The US Energy Department has just released a report detailing how some one third of US households struggle to pay their energy bills. This isn’t as much of a surprise as we might think given that energy policy these past couple of decades has been to make energy more expensive. Without the costs of renewables being thrown onto household bills how many would be so struggling?
The Energy Information Administration said Wednesday nearly a third of households had trouble paying their energy bills. The group says the problem is mainly impacting racial minorities and low-income households with children.
Well, yes, poorer people have more problems affording expensive things, this is how it goes.
At the same time, overall energy-related spending was at its lowest point in more than a decade due to lower fuel and natural gas prices, said the energy administration, a division of the federal Department of Energy.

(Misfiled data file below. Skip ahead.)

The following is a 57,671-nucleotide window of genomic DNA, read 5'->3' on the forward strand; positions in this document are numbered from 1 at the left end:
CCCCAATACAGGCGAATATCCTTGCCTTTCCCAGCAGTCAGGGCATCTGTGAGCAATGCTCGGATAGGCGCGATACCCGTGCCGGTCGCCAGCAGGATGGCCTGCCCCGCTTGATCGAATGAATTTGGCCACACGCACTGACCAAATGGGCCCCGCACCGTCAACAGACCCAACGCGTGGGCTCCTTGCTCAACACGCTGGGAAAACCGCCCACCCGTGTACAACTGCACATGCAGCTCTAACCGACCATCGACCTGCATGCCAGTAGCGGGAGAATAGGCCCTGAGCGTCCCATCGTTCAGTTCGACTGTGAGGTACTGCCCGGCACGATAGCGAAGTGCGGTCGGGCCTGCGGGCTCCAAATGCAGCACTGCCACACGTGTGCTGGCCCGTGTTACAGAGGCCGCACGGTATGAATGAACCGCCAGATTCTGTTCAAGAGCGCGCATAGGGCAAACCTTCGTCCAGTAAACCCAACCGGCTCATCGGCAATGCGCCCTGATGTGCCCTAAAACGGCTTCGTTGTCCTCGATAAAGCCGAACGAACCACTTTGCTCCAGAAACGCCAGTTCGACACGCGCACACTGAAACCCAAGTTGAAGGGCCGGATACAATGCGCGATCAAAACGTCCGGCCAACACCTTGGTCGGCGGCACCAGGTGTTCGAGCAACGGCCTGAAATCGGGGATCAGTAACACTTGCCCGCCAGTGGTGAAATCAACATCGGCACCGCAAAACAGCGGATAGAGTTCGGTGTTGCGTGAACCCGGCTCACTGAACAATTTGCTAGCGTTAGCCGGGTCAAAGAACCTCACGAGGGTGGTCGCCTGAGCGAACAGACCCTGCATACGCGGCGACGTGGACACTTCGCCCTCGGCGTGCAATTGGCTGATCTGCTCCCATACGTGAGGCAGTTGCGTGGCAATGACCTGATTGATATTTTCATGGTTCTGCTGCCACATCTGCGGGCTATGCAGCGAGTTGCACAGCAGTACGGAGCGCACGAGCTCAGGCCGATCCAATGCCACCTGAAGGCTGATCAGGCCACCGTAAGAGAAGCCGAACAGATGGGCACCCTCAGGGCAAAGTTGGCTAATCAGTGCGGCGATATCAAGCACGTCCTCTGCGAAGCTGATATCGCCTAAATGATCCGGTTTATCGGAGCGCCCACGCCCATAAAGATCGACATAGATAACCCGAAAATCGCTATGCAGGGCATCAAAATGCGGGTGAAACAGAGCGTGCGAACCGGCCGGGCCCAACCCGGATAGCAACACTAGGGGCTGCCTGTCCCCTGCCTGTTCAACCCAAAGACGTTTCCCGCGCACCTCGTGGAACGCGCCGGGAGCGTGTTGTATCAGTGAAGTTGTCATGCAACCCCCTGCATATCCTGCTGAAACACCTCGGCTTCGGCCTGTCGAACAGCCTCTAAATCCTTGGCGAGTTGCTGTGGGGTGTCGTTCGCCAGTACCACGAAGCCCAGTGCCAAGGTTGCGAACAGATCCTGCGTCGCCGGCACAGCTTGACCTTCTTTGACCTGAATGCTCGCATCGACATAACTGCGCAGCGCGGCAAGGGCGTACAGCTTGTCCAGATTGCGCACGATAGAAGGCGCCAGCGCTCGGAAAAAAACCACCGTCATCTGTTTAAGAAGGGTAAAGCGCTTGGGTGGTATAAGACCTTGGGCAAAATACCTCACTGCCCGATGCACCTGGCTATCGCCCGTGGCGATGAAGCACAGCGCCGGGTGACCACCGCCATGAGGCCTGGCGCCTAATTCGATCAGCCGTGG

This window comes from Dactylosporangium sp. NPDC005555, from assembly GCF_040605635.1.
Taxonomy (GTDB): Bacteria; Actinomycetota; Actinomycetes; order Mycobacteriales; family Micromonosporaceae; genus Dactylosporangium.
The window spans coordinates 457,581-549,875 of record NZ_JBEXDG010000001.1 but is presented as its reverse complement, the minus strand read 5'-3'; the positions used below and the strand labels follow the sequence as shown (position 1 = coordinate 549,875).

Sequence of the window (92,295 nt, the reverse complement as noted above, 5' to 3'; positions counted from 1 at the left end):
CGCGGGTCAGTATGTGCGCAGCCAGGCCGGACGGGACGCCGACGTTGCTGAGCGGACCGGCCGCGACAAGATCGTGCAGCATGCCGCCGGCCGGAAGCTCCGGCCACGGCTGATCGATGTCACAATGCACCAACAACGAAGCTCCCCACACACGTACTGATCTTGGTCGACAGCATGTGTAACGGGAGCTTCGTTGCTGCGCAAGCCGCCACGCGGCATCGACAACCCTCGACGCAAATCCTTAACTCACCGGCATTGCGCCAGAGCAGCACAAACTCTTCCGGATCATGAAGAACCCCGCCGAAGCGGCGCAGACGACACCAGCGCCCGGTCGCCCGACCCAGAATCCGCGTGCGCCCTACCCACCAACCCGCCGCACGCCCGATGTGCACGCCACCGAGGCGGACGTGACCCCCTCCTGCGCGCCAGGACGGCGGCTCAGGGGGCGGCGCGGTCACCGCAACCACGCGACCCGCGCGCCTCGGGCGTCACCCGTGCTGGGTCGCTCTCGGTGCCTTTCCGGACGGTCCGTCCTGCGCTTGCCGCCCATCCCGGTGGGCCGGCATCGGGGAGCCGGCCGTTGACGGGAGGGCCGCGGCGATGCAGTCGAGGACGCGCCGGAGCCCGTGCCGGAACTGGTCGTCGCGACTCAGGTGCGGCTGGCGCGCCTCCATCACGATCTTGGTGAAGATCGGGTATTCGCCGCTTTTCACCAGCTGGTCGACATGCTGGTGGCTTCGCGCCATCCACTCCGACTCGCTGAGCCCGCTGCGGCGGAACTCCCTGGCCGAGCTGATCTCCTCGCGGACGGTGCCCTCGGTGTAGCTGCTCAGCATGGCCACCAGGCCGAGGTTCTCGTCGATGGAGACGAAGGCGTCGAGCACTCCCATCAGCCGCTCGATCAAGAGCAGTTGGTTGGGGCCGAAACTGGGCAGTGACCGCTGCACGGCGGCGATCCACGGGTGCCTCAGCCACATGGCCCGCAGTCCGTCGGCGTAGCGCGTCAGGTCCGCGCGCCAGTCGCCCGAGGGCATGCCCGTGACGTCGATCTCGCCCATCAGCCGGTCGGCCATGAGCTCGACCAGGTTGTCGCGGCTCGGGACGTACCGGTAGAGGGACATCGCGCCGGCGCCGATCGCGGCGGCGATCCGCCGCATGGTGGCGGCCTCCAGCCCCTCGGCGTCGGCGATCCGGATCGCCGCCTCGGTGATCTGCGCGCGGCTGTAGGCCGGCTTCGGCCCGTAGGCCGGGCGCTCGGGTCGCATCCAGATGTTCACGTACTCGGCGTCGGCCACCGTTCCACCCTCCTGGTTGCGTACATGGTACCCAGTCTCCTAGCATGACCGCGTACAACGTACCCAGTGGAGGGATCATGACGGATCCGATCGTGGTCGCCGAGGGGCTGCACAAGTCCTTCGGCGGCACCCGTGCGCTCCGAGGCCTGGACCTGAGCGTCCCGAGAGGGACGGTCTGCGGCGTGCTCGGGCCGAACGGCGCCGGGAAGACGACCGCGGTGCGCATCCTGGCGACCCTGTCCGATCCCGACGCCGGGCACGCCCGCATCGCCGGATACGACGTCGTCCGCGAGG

Ah, no, that’s not quite true. For overall includes industrial uses and they’re not being burdened with those renewables costs in quite the same manner. It’s domestic consumers bearing the brunt.
About one in five households had to reduce or forego food, medicine and other necessities to pay an energy bill, according to the report. “Of the 25 million households that reported forgoing food and medicine to pay energy bills, 7 million faced that decision nearly every month,” the report stated.
However, snark about the costs of going green is all very enjoyable but not entirely the point. For what is really being said is that poor people have limited budgets.
You don’t say?
Being poor actually means having to make tight decisions about where money is spent. Absolutely everyone faces a budget constraint – despite rumours neither Jeff Bezos nor Bill Gates can afford to buy London let alone England – it’s just the poorer you are the tighter those constraints bind. Which is a useful definition of poverty, that one faces tighter budget constraints than others.
So, the news story here is really “Poor people have a hard time.” Well, yes, but isn’t this olds?